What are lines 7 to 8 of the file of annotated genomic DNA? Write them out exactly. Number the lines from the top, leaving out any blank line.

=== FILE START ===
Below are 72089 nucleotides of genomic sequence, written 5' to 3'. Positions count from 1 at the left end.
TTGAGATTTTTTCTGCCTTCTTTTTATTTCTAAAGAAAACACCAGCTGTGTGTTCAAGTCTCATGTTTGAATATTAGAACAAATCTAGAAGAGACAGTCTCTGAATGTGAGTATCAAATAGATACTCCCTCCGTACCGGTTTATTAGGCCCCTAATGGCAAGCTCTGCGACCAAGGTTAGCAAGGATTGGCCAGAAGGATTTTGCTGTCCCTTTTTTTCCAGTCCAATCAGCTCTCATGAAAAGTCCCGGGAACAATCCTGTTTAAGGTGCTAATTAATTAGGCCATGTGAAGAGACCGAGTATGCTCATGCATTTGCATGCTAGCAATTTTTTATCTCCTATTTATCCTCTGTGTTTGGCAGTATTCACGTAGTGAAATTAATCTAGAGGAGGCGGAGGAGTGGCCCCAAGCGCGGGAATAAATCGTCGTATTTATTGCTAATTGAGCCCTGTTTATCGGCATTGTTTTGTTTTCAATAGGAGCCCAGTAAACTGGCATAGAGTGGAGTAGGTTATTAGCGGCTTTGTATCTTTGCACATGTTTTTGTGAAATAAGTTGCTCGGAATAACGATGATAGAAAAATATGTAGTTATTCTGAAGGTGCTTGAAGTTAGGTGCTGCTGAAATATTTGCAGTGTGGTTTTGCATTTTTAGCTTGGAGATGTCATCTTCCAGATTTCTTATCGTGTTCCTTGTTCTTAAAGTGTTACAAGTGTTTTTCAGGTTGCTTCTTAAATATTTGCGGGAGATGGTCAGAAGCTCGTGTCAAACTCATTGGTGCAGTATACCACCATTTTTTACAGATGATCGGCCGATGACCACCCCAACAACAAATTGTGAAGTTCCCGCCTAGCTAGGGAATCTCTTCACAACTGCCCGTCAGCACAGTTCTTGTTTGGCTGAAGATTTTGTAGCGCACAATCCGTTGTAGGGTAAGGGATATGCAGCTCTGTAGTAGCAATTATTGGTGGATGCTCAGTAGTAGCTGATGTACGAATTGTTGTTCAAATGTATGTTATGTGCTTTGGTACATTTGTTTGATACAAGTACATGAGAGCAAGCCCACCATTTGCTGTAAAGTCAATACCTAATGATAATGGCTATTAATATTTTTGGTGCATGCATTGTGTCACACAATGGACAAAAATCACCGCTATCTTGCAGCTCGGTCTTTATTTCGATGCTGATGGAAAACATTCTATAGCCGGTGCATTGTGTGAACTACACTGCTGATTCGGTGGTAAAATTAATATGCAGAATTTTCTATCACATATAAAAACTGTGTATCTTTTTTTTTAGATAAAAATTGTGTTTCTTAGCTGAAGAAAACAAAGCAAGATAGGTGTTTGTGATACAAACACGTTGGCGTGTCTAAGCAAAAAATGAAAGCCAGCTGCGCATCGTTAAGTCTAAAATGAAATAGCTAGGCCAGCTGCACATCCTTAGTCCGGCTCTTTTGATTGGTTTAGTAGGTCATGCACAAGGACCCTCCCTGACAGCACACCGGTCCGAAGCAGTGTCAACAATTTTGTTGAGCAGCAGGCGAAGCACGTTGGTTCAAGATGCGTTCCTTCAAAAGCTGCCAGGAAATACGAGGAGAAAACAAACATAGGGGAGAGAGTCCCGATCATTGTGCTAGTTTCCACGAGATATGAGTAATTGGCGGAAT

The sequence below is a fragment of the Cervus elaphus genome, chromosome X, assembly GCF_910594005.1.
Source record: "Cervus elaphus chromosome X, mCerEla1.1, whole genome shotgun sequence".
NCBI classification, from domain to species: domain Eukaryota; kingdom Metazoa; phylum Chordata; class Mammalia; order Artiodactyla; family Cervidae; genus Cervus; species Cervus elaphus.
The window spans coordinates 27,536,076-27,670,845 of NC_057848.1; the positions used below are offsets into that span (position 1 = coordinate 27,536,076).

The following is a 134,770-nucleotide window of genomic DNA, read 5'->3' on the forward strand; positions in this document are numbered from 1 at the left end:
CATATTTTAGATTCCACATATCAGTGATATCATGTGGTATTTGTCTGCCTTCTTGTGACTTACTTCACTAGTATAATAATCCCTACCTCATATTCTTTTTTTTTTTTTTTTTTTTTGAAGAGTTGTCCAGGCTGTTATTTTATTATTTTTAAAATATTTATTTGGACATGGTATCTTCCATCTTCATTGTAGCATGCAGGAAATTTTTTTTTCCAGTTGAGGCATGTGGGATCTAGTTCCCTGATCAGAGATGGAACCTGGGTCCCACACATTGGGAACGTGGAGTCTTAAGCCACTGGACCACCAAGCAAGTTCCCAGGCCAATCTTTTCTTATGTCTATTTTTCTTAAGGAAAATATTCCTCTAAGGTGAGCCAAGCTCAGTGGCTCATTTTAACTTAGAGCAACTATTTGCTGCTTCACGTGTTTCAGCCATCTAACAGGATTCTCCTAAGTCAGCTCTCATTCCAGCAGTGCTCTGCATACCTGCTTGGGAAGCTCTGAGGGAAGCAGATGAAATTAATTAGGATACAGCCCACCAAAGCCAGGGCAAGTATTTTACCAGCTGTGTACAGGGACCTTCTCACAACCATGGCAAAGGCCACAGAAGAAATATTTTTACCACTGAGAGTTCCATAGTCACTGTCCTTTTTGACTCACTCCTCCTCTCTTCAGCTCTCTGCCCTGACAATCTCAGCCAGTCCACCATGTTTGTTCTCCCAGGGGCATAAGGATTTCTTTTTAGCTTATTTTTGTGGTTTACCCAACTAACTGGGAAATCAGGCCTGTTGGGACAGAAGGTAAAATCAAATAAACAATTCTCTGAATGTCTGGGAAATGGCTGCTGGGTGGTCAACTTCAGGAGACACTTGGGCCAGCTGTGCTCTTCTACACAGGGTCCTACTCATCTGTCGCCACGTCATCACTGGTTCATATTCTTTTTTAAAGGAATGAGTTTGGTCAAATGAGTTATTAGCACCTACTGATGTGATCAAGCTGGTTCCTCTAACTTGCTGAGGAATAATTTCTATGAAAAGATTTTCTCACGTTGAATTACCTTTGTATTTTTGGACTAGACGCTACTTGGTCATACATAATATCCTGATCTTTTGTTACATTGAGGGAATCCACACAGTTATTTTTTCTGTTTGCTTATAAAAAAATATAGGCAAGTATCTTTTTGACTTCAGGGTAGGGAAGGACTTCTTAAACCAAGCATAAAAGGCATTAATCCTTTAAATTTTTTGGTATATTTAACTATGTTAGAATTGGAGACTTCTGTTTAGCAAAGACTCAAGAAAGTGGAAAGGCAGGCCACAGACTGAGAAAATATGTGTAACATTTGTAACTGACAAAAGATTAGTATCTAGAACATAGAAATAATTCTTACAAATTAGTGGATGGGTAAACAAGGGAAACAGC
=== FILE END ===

The following is a 134,770-nucleotide window of genomic DNA, read 5'->3' on the forward strand; positions in this document are numbered from 1 at the left end:
CATATTTTAGATTCCACATATCAGTGATATCATGTGGTATTTGTCTGCCTTCTTGTGACTTACTTCACTAGTATAATAATCCCTACCTCATATTCTTTTTTTTTTTTTTTTTTTTTGAAGAGTTGTCCAGGCTGTTATTTTATTATTTTTAAAATATTTATTTGGACATGGTATCTTCCATCTTCATTGTAGCATGCAGGAAATTTTTTTTTCCAGTTGAGGCATGTGGGATCTAGTTCCCTGATCAGAGATGGAACCTGGGTCCCACACATTGGGAACGTGGAGTCTTAAGCCACTGGACCACCAAGCAAGTTCCCAGGCCAATCTTTTCTTATGTCTATTTTTCTTAAGGAAAATATTCCTCTAAGGTGAGCCAAGCTCAGTGGCTCATTTTAACTTAGAGCAACTATTTGCTGCTTCACGTGTTTCAGCCATCTAACAGGATTCTCCTAAGTCAGCTCTCATTCCAGCAGTGCTCTGCATACCTGCTTGGGAAGCTCTGAGGGAAGCAGATGAAATTAATTAGGATACAGCCCACCAAAGCCAGGGCAAGTATTTTACCAGCTGTGTACAGGGACCTTCTCACAACCATGGCAAAGGCCACAGAAGAAATATTTTTACCACTGAGAGTTCCATAGTCACTGTCCTTTTTGACTCACTCCTCCTCTCTTCAGCTCTCTGCCCTGACAATCTCAGCCAGTCCACCATGTTTGTTCTCCCAGGGGCATAAGGATTTCTTTTTAGCTTATTTTTGTGGTTTACCCAACTAACTGGGAAATCAGGCCTGTTGGGACAGAAGGTAAAATCAAATAAACAATTCTCTGAATGTCTGGGAAATGGCTGCTGGGTGGTCAACTTCAGGAGACACTTGGGCCAGCTGTGCTCTTCTACACAGGGTCCTACTCATCTGTCGCCACGTCATCACTGGTTCATATTCTTTTTTAAAGGAATGAGTTTGGTCAAATGAGTTATTAGCACCTACTGATGTGATCAAGCTGGTTCCTCTAACTTGCTGAGGAATAATTTCTATGAAAAGATTTTCTCACGTTGAATTACCTTTGTATTTTTGGACTAGACGCTACTTGGTCATACATAATATCCTGATCTTTTGTTACATTGAGGGAATCCACACAGTTATTTTTTCTGTTTGCTTATAAAAAAATATAGGCAAGTATCTTTTTGACTTCAGGGTAGGGAAGGACTTCTTAAACCAAGCATAAAAGGCATTAATCCTTTAAATTTTTTGGTATATTTAACTATGTTAGAATTGGAGACTTCTGTTTAGCAAAGACTCAAGAAAGTGGAAAGGCAGGCCACAGACTGAGAAAATATGTGTAACATTTGTAACTGACAAAAGATTAGTATCTAGAACATAGAAATAATTCTTACAAATTAGTGGATGGGTAAACAAGGGAAACAGC